After undergoing a major remodel of the restaurant, brewing facilities and equipment, Wynkoop will celebrate it’s grand re-opening this Friday, April 22 with a showcase of the full range of updates and a host of new seasonal brews in rotation. From 3 p.m. to 7:30 p.m. guests can enjoy a beer and tour the new brewery; the re-opening falls on the same day as the launch of the Train to the Plane and will take part in the festivities going on at the 22nd and Wynkoop DIA line launch.
In honor of the A Line, attendees can try a throwback batch of the Light Rail Organic Ale made with organic pilsner malt and a blend of New Zealand grown hops. Pints of Light Rail are $4 all day Friday; public brewery tours are free and will run every 30 minutes. In addition, attendees can taste Saison done three ways—Saison de Seigle, the kettle-soured Necessity Saison, and the Forethought Saison, a barrel-aged sour—plus the limited-run Rye-Teo Old Chap, an imperial rye stout aged in Laws Whiskey House Secale rye whiskey barrels.
“We’ve taken the best of what’s classic about the Wynkoop and added a state of the art brew house,” explains Bess Dougherty, Barrel Troll (and Lead Brewer) at Wynkoop. “The new brew house means that we have an even better ability to develop complex taste and aroma profiles in our beers. In addition, we have more capacity and are excited to be able to dig more deeply into experimental and barrel-aged beers, including high ABV selections. We’re making even better beer, a more diverse range of styles and we’re doing it all at the heart of Denver.”
About Wynkoop Brewing Company
In 1988 LoDo had no ballpark, no valet parking, no farm-to-table restaurants: just four guys who wanted to make really good beer. Those four guys were John Hickenlooper, Jerry Williams, Mark Shifler and Russell Scherer. They opened the first craft brewery in Denver on Skid Row in the century-old J. S. Brown Mercantile Building. Beer drinkers across the state braved the sketchy ghost town that was LoDo in the late 1980s for billiards and pints of Russell’s unexpected beer styles. He was one of the first professional brewers in the country to try his hand at mead-making, doppel alt, and cream stout. He was honored by the Brewers Association when he passed with the Russell Scherer Award for Innovation in Brewing, awarded each year at the Craft Brewers Conference to a brewer who knocks down doors.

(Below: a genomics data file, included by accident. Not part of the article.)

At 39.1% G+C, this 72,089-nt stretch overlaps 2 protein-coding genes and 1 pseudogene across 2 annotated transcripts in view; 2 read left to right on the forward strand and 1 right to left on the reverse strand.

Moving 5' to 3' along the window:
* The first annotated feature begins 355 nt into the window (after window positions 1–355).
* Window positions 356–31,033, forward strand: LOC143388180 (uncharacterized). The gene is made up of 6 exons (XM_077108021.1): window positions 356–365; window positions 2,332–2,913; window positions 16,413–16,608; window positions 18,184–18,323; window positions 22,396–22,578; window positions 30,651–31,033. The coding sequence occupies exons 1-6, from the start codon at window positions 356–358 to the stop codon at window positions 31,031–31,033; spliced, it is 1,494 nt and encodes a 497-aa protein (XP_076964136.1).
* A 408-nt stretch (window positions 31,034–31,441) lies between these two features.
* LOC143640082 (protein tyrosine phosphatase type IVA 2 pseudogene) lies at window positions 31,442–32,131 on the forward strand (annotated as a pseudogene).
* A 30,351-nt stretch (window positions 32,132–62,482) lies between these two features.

Almost thirty years later, Wynkoop remains a Denver institution. We are still known for
innovative, ballsy brewers who put just about anything in the beer, including Rocky Mountain oysters, gummy bears and green chiles. It is known as the brewery that brewed a neighborhood because—without exaggeration—the Wynkoop helped spark the revitalization of LoDo. Today, our neighborhood is the heartbeat of the city, surrounded by iconic landmarks like Coors Field, Larimer Square, and the recently renovated Union Station across Wynkoop Street. We may be a bit biased, but we like to think that it all began with really good beer.